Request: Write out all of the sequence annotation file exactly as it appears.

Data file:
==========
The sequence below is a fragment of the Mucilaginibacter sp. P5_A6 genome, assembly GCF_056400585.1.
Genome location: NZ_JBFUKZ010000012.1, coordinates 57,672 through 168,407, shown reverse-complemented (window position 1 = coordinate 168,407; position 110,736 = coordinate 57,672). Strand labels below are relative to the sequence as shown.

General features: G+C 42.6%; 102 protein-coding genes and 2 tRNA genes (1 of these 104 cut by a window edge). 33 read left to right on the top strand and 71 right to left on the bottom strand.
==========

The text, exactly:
The sequence below is a fragment of the Mucilaginibacter sp. P5_A6 genome, assembly GCF_056400585.1.
Genome location: NZ_JBFUKZ010000012.1, coordinates 57,672 through 168,407, shown reverse-complemented (window position 1 = coordinate 168,407; position 110,736 = coordinate 57,672). Strand labels below are relative to the sequence as shown.

General features: G+C 42.6%; 102 protein-coding genes and 2 tRNA genes (1 of these 104 cut by a window edge). 33 read left to right on the top strand and 71 right to left on the bottom strand.